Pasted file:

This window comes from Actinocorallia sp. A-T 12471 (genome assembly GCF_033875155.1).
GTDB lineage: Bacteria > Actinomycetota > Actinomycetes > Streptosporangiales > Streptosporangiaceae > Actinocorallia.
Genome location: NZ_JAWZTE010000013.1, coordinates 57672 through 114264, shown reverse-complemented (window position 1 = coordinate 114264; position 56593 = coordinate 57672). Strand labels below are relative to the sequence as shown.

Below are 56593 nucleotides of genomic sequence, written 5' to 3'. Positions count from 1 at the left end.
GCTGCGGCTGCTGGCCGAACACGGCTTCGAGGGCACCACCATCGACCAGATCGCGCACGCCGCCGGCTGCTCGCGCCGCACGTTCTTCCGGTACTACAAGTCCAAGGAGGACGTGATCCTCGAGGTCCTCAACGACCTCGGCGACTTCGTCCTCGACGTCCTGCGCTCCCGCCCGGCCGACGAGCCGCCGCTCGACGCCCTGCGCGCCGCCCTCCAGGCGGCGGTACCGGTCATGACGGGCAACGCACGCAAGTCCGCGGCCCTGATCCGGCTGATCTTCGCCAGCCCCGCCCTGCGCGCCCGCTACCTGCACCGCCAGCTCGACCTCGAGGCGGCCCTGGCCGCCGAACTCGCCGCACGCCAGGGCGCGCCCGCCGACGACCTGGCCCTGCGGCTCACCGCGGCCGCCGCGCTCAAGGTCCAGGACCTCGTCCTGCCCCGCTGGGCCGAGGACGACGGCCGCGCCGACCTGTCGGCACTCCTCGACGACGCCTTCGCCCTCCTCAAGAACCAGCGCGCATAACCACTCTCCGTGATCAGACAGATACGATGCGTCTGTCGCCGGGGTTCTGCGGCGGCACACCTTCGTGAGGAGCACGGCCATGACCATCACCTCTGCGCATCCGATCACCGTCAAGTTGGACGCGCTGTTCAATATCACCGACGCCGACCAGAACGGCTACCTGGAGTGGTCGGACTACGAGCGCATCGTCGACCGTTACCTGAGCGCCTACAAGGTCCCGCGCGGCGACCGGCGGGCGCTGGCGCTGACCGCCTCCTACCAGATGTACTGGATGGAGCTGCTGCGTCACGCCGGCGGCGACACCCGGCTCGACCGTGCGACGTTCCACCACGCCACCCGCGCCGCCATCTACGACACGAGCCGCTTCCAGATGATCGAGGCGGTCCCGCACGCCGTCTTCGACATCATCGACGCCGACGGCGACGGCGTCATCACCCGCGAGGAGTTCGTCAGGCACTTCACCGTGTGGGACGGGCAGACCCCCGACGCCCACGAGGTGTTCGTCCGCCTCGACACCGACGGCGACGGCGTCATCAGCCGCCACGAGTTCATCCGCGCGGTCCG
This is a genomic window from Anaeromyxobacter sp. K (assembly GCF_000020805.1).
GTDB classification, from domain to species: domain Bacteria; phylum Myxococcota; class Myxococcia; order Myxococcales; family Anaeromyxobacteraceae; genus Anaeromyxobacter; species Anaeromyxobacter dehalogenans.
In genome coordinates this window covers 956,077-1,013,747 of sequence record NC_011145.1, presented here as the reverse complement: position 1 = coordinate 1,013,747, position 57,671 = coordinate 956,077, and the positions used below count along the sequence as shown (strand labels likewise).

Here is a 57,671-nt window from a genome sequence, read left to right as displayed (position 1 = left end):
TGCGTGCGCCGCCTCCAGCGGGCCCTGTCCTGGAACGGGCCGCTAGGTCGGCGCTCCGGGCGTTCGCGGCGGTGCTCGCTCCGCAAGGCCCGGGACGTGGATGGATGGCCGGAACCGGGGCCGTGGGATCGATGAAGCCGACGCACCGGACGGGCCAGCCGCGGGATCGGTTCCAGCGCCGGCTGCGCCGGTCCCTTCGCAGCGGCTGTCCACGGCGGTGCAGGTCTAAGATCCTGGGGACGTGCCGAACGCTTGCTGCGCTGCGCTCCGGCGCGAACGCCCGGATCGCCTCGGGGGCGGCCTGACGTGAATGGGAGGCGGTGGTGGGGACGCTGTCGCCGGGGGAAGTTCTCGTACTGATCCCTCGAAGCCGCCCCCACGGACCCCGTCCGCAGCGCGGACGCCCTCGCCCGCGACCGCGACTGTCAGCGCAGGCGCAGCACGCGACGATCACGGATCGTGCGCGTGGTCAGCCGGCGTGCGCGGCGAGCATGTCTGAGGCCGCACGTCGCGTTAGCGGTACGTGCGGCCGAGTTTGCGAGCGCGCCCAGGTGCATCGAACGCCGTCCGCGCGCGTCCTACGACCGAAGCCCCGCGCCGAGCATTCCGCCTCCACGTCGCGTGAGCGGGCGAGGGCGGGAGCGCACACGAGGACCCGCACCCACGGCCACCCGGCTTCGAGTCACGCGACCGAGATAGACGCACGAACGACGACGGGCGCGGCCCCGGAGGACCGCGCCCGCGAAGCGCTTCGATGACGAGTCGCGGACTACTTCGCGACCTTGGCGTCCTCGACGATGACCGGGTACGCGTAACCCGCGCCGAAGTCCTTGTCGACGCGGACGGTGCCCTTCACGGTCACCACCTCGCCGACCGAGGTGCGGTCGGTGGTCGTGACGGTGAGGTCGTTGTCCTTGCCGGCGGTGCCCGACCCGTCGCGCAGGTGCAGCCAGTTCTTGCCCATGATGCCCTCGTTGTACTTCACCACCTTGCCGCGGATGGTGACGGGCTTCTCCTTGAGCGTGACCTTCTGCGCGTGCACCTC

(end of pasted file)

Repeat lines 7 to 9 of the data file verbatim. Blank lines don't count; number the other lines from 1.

GTDB classification, from domain to species: domain Bacteria; phylum Myxococcota; class Myxococcia; order Myxococcales; family Anaeromyxobacteraceae; genus Anaeromyxobacter; species Anaeromyxobacter dehalogenans.
In genome coordinates this window covers 956,077-1,013,747 of sequence record NC_011145.1, presented here as the reverse complement: position 1 = coordinate 1,013,747, position 57,671 = coordinate 956,077, and the positions used below count along the sequence as shown (strand labels likewise).

Here is a 57,671-nt window from a genome sequence, read left to right as displayed (position 1 = left end):